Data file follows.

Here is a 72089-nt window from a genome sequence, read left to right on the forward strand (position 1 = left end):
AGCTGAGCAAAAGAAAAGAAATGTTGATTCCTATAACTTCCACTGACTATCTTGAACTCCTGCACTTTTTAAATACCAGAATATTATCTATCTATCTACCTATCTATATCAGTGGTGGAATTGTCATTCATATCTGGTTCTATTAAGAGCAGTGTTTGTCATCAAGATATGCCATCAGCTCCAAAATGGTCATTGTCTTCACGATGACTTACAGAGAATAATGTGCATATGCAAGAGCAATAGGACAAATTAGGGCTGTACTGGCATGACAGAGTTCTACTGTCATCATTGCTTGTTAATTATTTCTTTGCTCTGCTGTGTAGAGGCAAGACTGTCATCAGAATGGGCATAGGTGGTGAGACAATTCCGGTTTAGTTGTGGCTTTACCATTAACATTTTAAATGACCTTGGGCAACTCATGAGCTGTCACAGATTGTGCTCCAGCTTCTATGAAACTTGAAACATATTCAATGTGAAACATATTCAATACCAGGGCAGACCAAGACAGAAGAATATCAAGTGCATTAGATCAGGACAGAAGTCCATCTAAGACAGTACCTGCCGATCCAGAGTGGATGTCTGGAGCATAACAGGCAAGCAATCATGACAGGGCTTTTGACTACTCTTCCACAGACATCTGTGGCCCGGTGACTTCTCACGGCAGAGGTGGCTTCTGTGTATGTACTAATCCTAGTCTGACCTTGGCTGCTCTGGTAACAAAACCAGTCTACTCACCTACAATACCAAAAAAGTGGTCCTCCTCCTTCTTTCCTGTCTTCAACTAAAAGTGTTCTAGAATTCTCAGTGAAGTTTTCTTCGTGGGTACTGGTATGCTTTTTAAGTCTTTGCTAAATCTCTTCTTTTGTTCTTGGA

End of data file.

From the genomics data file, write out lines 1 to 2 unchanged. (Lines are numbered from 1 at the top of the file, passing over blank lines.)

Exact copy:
Here is a 72089-nt window from a genome sequence, read left to right on the forward strand (position 1 = left end):
AGCTGAGCAAAAGAAAAGAAATGTTGATTCCTATAACTTCCACTGACTATCTTGAACTCCTGCACTTTTTAAATACCAGAATATTATCTATCTATCTACCTATCTATATCAGTGGTGGAATTGTCATTCATATCTGGTTCTATTAAGAGCAGTGTTTGTCATCAAGATATGCCATCAGCTCCAAAATGGTCATTGTCTTCACGATGACTTACAGAGAATAATGTGCATATGCAAGAGCAATAGGACAAATTAGGGCTGTACTGGCATGACAGAGTTCTACTGTCATCATTGCTTGTTAATTATTTCTTTGCTCTGCTGTGTAGAGGCAAGACTGTCATCAGAATGGGCATAGGTGGTGAGACAATTCCGGTTTAGTTGTGGCTTTACCATTAACATTTTAAATGACCTTGGGCAACTCATGAGCTGTCACAGATTGTGCTCCAGCTTCTATGAAACTTGAAACATATTCAATGTGAAACATATTCAATACCAGGGCAGACCAAGACAGAAGAATATCAAGTGCATTAGATCAGGACAGAAGTCCATCTAAGACAGTACCTGCCGATCCAGAGTGGATGTCTGGAGCATAACAGGCAAGCAATCATGACAGGGCTTTTGACTACTCTTCCACAGACATCTGTGGCCCGGTGACTTCTCACGGCAGAGGTGGCTTCTGTGTATGTACTAATCCTAGTCTGACCTTGGCTGCTCTGGTAACAAAACCAGTCTACTCACCTACAATACCAAAAAAGTGGTCCTCCTCCTTCTTTCCTGTCTTCAACTAAAAGTGTTCTAGAATTCTCAGTGAAGTTTTCTTCGTGGGTACTGGTATGCTTTTTAAGTCTTTGCTAAATCTCTTCTTTTGTTCTTGGA